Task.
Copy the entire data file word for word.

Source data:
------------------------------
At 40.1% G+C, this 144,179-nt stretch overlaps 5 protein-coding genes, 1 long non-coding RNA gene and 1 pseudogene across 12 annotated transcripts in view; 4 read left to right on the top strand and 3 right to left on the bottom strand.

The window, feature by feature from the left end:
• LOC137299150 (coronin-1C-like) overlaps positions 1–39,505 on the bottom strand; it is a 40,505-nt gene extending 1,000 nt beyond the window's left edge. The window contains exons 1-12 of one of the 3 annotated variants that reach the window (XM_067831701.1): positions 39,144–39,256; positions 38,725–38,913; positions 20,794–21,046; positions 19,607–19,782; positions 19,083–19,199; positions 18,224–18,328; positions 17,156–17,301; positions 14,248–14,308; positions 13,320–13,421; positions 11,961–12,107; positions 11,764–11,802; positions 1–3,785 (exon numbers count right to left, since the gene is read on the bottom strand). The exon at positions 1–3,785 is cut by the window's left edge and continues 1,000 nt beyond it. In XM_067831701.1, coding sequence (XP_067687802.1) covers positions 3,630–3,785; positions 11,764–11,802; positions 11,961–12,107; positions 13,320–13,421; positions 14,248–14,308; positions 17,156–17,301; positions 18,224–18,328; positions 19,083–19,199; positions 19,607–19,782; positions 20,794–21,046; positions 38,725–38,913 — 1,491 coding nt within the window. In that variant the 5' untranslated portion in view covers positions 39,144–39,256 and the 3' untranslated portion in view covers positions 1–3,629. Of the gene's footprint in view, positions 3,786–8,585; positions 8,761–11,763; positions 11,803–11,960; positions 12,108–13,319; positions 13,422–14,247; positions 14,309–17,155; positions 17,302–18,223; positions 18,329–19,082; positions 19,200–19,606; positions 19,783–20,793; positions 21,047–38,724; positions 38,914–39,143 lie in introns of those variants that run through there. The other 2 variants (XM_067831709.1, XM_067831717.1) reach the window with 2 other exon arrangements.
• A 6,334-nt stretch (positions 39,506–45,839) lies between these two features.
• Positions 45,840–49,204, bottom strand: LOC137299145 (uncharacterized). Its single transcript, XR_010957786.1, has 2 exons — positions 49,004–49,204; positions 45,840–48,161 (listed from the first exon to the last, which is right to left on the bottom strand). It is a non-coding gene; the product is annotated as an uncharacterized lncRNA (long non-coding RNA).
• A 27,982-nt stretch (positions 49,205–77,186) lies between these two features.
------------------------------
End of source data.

At 40.1% G+C, this 144,179-nt stretch overlaps 5 protein-coding genes, 1 long non-coding RNA gene and 1 pseudogene across 12 annotated transcripts in view; 4 read left to right on the top strand and 3 right to left on the bottom strand.

The window, feature by feature from the left end:
• LOC137299150 (coronin-1C-like) overlaps positions 1–39,505 on the bottom strand; it is a 40,505-nt gene extending 1,000 nt beyond the window's left edge. The window contains exons 1-12 of one of the 3 annotated variants that reach the window (XM_067831701.1): positions 39,144–39,256; positions 38,725–38,913; positions 20,794–21,046; positions 19,607–19,782; positions 19,083–19,199; positions 18,224–18,328; positions 17,156–17,301; positions 14,248–14,308; positions 13,320–13,421; positions 11,961–12,107; positions 11,764–11,802; positions 1–3,785 (exon numbers count right to left, since the gene is read on the bottom strand). The exon at positions 1–3,785 is cut by the window's left edge and continues 1,000 nt beyond it. In XM_067831701.1, coding sequence (XP_067687802.1) covers positions 3,630–3,785; positions 11,764–11,802; positions 11,961–12,107; positions 13,320–13,421; positions 14,248–14,308; positions 17,156–17,301; positions 18,224–18,328; positions 19,083–19,199; positions 19,607–19,782; positions 20,794–21,046; positions 38,725–38,913 — 1,491 coding nt within the window. In that variant the 5' untranslated portion in view covers positions 39,144–39,256 and the 3' untranslated portion in view covers positions 1–3,629. Of the gene's footprint in view, positions 3,786–8,585; positions 8,761–11,763; positions 11,803–11,960; positions 12,108–13,319; positions 13,422–14,247; positions 14,309–17,155; positions 17,302–18,223; positions 18,329–19,082; positions 19,200–19,606; positions 19,783–20,793; positions 21,047–38,724; positions 38,914–39,143 lie in introns of those variants that run through there. The other 2 variants (XM_067831709.1, XM_067831717.1) reach the window with 2 other exon arrangements.
• A 6,334-nt stretch (positions 39,506–45,839) lies between these two features.
• Positions 45,840–49,204, bottom strand: LOC137299145 (uncharacterized). Its single transcript, XR_010957786.1, has 2 exons — positions 49,004–49,204; positions 45,840–48,161 (listed from the first exon to the last, which is right to left on the bottom strand). It is a non-coding gene; the product is annotated as an uncharacterized lncRNA (long non-coding RNA).
• A 27,982-nt stretch (positions 49,205–77,186) lies between these two features.